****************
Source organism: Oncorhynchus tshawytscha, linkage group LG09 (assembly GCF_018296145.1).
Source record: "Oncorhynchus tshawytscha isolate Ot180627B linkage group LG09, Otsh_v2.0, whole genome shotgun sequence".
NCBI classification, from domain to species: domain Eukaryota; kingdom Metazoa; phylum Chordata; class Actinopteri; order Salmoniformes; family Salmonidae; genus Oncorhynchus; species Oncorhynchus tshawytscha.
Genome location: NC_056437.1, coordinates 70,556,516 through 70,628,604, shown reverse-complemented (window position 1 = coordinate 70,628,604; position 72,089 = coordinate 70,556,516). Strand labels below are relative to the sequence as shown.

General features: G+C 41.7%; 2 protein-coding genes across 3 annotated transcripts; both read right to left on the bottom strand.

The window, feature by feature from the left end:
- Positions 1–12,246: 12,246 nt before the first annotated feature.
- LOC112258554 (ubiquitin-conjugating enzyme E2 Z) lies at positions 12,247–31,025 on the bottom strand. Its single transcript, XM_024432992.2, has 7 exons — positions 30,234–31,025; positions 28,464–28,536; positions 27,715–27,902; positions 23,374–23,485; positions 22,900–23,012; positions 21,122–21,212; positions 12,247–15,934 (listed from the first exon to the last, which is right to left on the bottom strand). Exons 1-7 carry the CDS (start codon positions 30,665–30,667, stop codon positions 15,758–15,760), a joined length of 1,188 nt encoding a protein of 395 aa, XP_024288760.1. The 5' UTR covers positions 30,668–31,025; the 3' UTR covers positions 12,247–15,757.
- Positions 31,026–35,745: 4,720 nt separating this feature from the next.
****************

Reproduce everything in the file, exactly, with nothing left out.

Source organism: Oncorhynchus tshawytscha, linkage group LG09 (assembly GCF_018296145.1).
Source record: "Oncorhynchus tshawytscha isolate Ot180627B linkage group LG09, Otsh_v2.0, whole genome shotgun sequence".
NCBI classification, from domain to species: domain Eukaryota; kingdom Metazoa; phylum Chordata; class Actinopteri; order Salmoniformes; family Salmonidae; genus Oncorhynchus; species Oncorhynchus tshawytscha.
Genome location: NC_056437.1, coordinates 70,556,516 through 70,628,604, shown reverse-complemented (window position 1 = coordinate 70,628,604; position 72,089 = coordinate 70,556,516). Strand labels below are relative to the sequence as shown.

General features: G+C 41.7%; 2 protein-coding genes across 3 annotated transcripts; both read right to left on the bottom strand.

The window, feature by feature from the left end:
- Positions 1–12,246: 12,246 nt before the first annotated feature.
- LOC112258554 (ubiquitin-conjugating enzyme E2 Z) lies at positions 12,247–31,025 on the bottom strand. Its single transcript, XM_024432992.2, has 7 exons — positions 30,234–31,025; positions 28,464–28,536; positions 27,715–27,902; positions 23,374–23,485; positions 22,900–23,012; positions 21,122–21,212; positions 12,247–15,934 (listed from the first exon to the last, which is right to left on the bottom strand). Exons 1-7 carry the CDS (start codon positions 30,665–30,667, stop codon positions 15,758–15,760), a joined length of 1,188 nt encoding a protein of 395 aa, XP_024288760.1. The 5' UTR covers positions 30,668–31,025; the 3' UTR covers positions 12,247–15,757.
- Positions 31,026–35,745: 4,720 nt separating this feature from the next.